Original post at http://rebekahsimonpeter.blogspot.com/2012/09/same-boat-different-stream.html
Schools are "failing" as you may have heard. So are churches. Oh, young people still go to school. And you'll still find children and youth in church. But they're not always engaged--in either locale.
That came home to me recently at the Wyoming School Improvement Conference. I was there in my other role as Educational Consultant to present two workshops on interpersonal communication. That was neat.
Even better was learning about how much schools and churches have in common. Turns out we are in the same boat, just on a different stream.
Both schools and churches have an uneasy relationship with accountability. While teacher tenure may be disappearing and they'll be evaluated on results, pastors are facing the loss of guaranteed appointments and being relieved of duty for ineffectiveness.
Related and maybe connected is the fact that both schools and churches are using centuries old forms of engaging people. Stand up front and talk basically. And hope the students get it. It's a top down approach that focuses on teaching rather than learning. And on students consuming rather than producing.
But consider this.
Students are producing! They are making apps, posting movies on YouTube, publishing their thoughts on Facebook, and showing their work on Instagram. They research just for the fun of it! They text and tweet in a way that would make ee cummings proud. Young people are wired, networked and engaged.
Just not so much in school or church.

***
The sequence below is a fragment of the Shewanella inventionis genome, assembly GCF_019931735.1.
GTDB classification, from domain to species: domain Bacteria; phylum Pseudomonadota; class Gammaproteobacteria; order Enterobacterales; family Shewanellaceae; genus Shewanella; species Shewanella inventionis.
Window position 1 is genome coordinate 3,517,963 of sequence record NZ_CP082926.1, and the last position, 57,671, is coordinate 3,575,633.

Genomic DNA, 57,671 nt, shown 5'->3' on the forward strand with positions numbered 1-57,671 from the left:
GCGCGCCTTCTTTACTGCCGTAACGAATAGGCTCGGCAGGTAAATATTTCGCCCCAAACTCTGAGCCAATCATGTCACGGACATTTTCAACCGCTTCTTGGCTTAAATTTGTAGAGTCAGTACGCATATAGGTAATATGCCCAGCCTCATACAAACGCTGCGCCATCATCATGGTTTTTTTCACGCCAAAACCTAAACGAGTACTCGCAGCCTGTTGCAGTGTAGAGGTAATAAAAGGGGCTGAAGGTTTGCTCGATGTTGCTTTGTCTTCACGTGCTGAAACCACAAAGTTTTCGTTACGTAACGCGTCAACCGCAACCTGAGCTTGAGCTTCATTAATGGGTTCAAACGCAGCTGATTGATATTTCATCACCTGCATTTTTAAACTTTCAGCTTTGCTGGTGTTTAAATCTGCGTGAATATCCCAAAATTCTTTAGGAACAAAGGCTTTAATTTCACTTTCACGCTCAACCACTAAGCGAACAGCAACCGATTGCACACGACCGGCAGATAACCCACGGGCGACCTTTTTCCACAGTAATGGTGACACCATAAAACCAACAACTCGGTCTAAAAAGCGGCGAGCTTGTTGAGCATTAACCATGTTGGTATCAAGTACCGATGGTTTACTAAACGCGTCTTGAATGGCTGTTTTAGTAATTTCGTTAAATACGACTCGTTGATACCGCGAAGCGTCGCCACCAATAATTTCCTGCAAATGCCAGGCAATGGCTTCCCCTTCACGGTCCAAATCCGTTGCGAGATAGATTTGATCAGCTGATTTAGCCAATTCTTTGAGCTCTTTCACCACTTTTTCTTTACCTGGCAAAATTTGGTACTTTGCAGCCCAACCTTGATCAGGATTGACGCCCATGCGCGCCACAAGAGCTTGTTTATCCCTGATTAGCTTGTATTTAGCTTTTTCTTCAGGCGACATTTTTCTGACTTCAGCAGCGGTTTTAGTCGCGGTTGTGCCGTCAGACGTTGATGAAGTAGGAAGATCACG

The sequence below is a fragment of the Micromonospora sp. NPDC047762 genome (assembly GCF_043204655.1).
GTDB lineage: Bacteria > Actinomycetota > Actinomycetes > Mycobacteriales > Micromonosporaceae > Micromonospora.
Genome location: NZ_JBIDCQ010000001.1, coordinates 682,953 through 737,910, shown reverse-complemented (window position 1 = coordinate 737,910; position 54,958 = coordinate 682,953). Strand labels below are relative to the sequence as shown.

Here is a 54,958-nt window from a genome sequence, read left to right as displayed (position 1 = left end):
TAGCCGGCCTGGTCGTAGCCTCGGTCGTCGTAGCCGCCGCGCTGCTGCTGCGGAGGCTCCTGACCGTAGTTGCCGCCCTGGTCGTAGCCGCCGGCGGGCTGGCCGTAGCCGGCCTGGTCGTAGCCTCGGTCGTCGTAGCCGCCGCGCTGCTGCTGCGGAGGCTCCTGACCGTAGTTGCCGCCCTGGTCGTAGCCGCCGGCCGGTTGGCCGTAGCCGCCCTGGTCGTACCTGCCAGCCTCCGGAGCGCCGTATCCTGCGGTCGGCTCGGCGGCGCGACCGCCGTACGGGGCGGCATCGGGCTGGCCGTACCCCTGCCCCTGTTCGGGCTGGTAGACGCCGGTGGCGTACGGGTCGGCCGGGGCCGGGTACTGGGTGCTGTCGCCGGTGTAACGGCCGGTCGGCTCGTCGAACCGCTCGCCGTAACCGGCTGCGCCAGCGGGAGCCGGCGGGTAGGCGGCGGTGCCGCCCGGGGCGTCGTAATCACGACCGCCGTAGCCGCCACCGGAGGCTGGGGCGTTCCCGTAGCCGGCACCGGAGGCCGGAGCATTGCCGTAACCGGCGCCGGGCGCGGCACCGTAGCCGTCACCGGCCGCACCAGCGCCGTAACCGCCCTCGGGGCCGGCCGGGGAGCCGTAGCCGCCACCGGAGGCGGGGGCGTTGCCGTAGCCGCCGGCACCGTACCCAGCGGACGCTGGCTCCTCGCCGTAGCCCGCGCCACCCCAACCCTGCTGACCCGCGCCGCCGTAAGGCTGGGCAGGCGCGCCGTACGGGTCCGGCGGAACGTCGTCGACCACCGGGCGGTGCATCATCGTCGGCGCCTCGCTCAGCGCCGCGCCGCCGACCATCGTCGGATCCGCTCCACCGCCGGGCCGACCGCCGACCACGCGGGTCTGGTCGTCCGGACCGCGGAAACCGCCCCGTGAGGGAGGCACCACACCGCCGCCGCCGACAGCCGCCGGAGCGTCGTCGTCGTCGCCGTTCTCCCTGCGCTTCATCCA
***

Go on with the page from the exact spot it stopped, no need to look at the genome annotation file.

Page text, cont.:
At school, teachers and administrators ask students to put away their technology to "learn." We do the same thing in churches. But what's the message to these digital natives
The drop out rate from both institutions is frightening.
There's a lot at stake. Together schools and churches form minds and spirits. We offer critical guidance on moral, intellectual, and spiritual development. We shape stories of the past and give voice to future possibilities. We underscore the importance of intergenerational interactions. We give love unstintingly. And food.
Perhaps it's time to change our very perspective on the Millennial generation. Fellow presenter, Shawn Jensen asked, "If all you knew about these young people is that they author, publish, create, share, collaborate and are not afraid to make mistakes--thanks to the delete button--how would you do school differently?"
He suggested that educators include a digital native's real life skills in the classroom. For instance, ask students to construct a FB timeline of Abraham Lincoln. What might he have posted before giving the Gettysburg address. After? How might others have responded?
Got me thinking about how we could engage students in worship and youth group via tweets, texts, and YouTube. Instead of schooling them in our generation's way of doing things, why not let them school us in their way? No, we'll never be caught up in all the social networking and technological changes that are coming our way. But neither will they. The point is we live in a time of constant change. Get used to it.
We could learn a thing or two from schools. And schools can learn from churches. And we can all learn from the students in our care.
After all, we're in the same boat. Just different streams.